Neither the cries, nor games of children, nor any other noise could attract his attention or amuse him. The snow fell in large flakes, the air was bitterly cold, and the wind howled : he heeded them not, but remained at his post. One day, his benefactress t being prevented by illness from paying the dog her usual attentions, some wretched beggars carried off his food. Fidele lay down without murmuring, and peacefully fell asleep. The following day, the theft was repeated. Fidele rose, under the last instinct of self-preservation ; but, from sheer exhaustion, he presently laid himself down again ; closed his eyes, and breathed his last.


* Fidele (pron. fee-dell), faithful.

t Benefactress (masc. benefactor), one who shows kindness to ano ther.

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Among the many surprising stories that are told of the intelligence of the dog, the following one is given as a fact. A large dog was playing in a road near a country village, and a carriage went over one of his paws; he howled most piteously, and some farriers* who were at work in a shop close by came out to see what was the matter. One of them, noticing that the poor animal was much hurt, took him up, dressed his paw and wrapped it up, and then let him

go. The dog went home, where he remained for some days. At length, his paw becoming painful, he returned to the farrier's, and holding it up, moaned, to show that it pained him. The farrier dressed it again ; and the dog, after licking his hand as a sign of gratitude, returned home, and in a few days was well.

Some months afterwards the same dog was frolicking with another not far from the spot, and a similar accident happened to the latter ; upon which he took him by the


and with much difficulty led him to the farrier's shop, where he himself had been so well doctored. The workmen were much amused at the sagacity of the animal, and paid as much attention to the new patient as they had to the former



* Farriers, smiths, who make horse-shoes, &c.


Every one knows the little terrier dog. He is by nature fitted for burrowing in the ground after rats and other vermin. The English terrier has a smooth glossy coat, but the Scotch or Skye terrier is remarkable for his shaggy coat and rough independence of character. At the same time, like every one who is truly conscious of his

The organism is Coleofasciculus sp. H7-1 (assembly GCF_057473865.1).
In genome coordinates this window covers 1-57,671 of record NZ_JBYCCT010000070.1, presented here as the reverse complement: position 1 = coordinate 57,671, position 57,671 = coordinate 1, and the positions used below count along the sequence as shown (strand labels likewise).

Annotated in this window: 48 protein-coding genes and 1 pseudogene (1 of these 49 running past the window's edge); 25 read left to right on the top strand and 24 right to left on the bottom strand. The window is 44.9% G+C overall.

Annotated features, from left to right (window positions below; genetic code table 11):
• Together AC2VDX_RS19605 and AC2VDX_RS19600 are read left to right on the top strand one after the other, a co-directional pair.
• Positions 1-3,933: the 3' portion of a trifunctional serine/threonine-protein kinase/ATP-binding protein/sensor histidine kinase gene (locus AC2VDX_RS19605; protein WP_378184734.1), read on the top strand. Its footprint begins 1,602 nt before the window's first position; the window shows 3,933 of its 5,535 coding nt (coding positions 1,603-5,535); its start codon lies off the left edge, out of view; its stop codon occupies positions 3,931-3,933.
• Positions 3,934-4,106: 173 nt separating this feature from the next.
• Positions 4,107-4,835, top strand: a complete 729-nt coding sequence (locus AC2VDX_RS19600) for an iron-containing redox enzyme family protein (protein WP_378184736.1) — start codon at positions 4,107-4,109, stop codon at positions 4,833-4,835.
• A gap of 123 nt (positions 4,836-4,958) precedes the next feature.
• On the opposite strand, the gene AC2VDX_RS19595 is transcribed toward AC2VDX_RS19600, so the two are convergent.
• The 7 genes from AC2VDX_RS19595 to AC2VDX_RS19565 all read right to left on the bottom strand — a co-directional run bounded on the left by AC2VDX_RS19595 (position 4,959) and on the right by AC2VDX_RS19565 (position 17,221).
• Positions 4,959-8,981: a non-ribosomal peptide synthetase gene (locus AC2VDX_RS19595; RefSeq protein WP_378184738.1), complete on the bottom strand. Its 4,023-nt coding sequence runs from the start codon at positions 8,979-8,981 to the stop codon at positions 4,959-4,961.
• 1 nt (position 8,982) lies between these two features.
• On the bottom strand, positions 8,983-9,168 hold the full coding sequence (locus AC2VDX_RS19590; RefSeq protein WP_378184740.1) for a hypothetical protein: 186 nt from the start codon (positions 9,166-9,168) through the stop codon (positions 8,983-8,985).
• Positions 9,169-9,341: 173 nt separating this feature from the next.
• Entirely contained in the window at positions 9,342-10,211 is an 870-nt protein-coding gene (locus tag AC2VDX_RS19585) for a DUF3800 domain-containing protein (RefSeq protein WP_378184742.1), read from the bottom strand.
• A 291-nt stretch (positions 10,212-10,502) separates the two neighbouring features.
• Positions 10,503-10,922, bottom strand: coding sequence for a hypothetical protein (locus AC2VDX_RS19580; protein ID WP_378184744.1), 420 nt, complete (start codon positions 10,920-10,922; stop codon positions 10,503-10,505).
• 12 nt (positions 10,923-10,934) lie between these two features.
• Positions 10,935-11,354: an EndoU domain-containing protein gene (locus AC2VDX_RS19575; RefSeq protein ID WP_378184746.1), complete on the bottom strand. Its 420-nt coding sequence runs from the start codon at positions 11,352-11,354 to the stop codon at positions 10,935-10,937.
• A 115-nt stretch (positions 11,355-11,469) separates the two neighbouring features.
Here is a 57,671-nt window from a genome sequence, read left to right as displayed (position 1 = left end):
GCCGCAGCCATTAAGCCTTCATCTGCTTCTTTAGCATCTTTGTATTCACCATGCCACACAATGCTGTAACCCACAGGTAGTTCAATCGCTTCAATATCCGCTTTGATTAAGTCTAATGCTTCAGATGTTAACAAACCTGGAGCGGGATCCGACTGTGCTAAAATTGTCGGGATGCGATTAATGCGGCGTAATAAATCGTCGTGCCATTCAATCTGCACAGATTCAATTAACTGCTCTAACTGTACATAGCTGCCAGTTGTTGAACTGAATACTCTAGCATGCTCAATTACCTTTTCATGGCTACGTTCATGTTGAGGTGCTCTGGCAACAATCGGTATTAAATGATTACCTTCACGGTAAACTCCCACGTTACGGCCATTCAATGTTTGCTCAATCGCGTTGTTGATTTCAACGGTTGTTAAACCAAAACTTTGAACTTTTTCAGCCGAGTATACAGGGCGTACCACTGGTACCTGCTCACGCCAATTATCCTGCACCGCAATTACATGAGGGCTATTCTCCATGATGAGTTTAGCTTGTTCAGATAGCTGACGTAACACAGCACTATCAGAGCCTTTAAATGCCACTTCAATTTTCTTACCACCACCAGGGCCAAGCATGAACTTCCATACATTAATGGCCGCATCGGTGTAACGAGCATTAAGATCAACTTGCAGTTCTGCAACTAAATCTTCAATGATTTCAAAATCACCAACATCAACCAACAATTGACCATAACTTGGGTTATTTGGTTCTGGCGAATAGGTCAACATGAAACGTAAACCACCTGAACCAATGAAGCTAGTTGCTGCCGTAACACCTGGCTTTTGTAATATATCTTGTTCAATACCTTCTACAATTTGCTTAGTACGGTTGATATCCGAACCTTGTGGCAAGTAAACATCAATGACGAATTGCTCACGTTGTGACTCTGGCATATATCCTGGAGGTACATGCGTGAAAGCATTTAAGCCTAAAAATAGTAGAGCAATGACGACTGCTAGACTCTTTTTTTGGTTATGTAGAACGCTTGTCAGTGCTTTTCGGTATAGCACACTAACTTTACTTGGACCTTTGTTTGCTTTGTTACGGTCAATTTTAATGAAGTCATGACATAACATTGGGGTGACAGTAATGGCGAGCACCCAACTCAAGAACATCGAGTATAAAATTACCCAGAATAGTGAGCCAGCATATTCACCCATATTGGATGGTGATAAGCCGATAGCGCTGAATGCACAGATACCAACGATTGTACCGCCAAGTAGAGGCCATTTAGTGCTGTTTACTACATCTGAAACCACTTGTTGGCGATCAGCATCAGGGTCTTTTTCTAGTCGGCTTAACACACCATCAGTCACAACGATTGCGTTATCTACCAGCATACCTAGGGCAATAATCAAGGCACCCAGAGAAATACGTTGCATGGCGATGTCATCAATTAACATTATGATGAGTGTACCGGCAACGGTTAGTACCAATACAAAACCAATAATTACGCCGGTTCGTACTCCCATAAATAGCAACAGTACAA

he is quiet and inoffensive, excepting when his personal liberties are interfered with. He is also a prudent animal, as the following story, related by an excellent authority, Mr. Bingley, clearly shows:

A gentleman of Whitmore, in Staffordshire, used to go twice a year to London, and being fond of exercise, generally performed the journey on horseback. He was in the habit of being accompanied by a faithful little terrier dog. Fearing, however, to lose it in London, he always left it in the care of Mrs. Langford of the Inn at St. Albans; and on his return he was sure to find his little companion well taken care of.

The gentleman once calling as usual for his dog, Mrs. Langford appeared before him with a woeful countenance : “Alas ! sir, your terrier is lost. Our great house-dog and yours had a quarrel, and the poor terrier was so bitten before we could part them, that I thought it could never get the better of it. But, crawling out of the yard, no one saw it for about a week. The terrier then returned, accompanied by another dog far bigger than ours, and they both together fell on our great one and bit him unmercifully. Your dog and its companion then disappeared and have never since been seen or heard of."

But, lo ! on the gentleman's arrival at Whitmore he found his terrier; and was told, that it had been to Whitmore, and had evidently coaxed away the great dog to avenge its injury.